Timely access to data is always a top priority for mature organizations. Identifying and acting on the information housed in an organization’s data repositories can literally mean the survival of a company. The problems associated with connecting with this data, however, are many and varied. In clinical trial research, for example, organizations need to index and query databases with billions of rows of data representing many millions of unique patients. Queries designed to identify clinical trial cohorts are often complex and computationally intensive. They may take multiple hours to days to run, restricting what can be done during the research period and limiting the research questions that can be asked.
IMAT Solutions has developed a unique indexing and query engine that can combine relevance ranked, full text, Boolean, meta data, and field searches including text, date/time, and numeric variables. All this can be done in the same indexing structure to dramatically increase query speeds and enhance accuracy while significantly reducing infrastructure requirements and server load. This summary describes a collaborative study that used IMAT with its specialized indexing and query tools to mimic a recent clinical trial. Remarkably, IMAT produced a reduction in cohort selection time to seconds versus the hours or even days as is typical of existing solutions.
We were working with a company that is using IMAT in their medical analytics system. A particular query had generated 3,500 additional queries that would need to be run. The queries were being executed by IMAT in under a minute and we were apologetic about the “slow” speed. “That’s nothing,” they said, “it takes a day to process these queries using our old approach using a database.”
IMAT has received eleven patents on its unique approach to search. Every stage of the search process, from a pipeline architecture indexing phase to ranked, Boolean or ranked OR search, has been optimized for speed and minimal CPU usage. As an example of this optimization, if one term in a search has 50,000,000 hits and another ANDed term in the search has 400 hits, the search speed will be most related to the 400 hit term rather than the 50,000,000 hit term.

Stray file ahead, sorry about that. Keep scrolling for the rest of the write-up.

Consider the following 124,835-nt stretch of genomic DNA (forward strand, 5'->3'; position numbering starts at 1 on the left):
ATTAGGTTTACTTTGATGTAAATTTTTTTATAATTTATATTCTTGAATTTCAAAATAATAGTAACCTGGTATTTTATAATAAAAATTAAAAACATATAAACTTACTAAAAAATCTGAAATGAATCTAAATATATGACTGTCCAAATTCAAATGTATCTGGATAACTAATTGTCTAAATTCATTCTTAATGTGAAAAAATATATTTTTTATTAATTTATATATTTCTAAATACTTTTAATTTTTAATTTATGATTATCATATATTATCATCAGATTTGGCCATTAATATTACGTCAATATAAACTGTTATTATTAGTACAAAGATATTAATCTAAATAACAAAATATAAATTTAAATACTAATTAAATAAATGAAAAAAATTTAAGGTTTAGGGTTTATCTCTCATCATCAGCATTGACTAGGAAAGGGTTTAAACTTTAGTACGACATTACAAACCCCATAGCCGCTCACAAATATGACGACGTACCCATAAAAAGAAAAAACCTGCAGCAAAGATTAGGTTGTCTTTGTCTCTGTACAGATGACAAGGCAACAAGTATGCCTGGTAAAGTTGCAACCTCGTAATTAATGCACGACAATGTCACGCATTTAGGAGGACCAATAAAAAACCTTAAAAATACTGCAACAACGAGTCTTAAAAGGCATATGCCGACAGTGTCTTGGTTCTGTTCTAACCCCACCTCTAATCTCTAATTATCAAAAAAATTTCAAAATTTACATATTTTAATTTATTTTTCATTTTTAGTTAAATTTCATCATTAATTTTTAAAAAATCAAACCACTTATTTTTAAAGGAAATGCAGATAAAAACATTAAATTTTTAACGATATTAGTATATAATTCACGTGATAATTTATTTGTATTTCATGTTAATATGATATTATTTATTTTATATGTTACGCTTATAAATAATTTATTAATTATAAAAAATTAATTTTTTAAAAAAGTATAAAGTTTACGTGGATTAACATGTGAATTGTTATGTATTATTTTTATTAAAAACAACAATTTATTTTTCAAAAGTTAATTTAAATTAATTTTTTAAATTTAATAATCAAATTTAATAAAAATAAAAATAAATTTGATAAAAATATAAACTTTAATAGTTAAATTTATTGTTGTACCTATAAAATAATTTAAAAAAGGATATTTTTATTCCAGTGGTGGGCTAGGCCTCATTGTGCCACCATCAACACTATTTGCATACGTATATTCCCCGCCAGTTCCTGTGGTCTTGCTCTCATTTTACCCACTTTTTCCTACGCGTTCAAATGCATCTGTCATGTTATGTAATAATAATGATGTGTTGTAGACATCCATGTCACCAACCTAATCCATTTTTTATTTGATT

Another key difference in the IMAT approach is the number and variety of terms that are in the index. A typical traditional search system has millions of unique terms that can be searched, ordered in some kind of b-tree or other structure. IMAT creates billions of unique patterns related to subsets and combinations of possible search terms along with field and category variables.
Full text, numeric, and date/time patterns are all indexed in the same index structures. The access methods for this index are accelerated by structures that use some of the fastest internal computer CPU and memory operations possible. Indexes can be created or updated as fast or faster than other search systems.
In a traditional search system’s relevance ranked search, each potential hit, record, or document, is processed with relevance boosts at every potential word, record, or document level. The very last hit of the very last term might end up being the highest ranked using this “bubble up” approach to relevance.
Instead of this CPU intensive process of relevance ranking, IMAT uses micro searches to carefully hone in on the highest ranked hits first, then the next highest ranked, and so forth until enough hits have been retrieved, often without even considering the areas of hits that are in the lower levels of relevance. This accelerated approach is also used to speed up Boolean and weighted searches. The end result is an order of magnitude or more speed advantage for the search process while being able to equal or approximate different relevance weightings and strategies used by the traditional search or database engines.
The searching process involves separating out various sets and subsets of hits that can be complex when the search tries to distinguish multiple semantic distinctions. Ontologies and classification systems used in a search can trigger many related searches as various possible avenues are explored during the search. This approach, taken to its logical conclusion, can end up with large complex queries involving thousands of terms. Once again, a traditional system can be overwhelmed by such a search and become extremely slow.
One of the exciting new developments in recent years has been solid state drive technology, such as the FusionIO drive. These drives provide a tremendous speed boost for a process that involves many seeks to positions in a file and small reads. If a search involves retrieving millions of bytes from the disk with extensive processing, as occurs in a standard search system, there is often little advantage to have the solid state drive over a fast spinning disk system.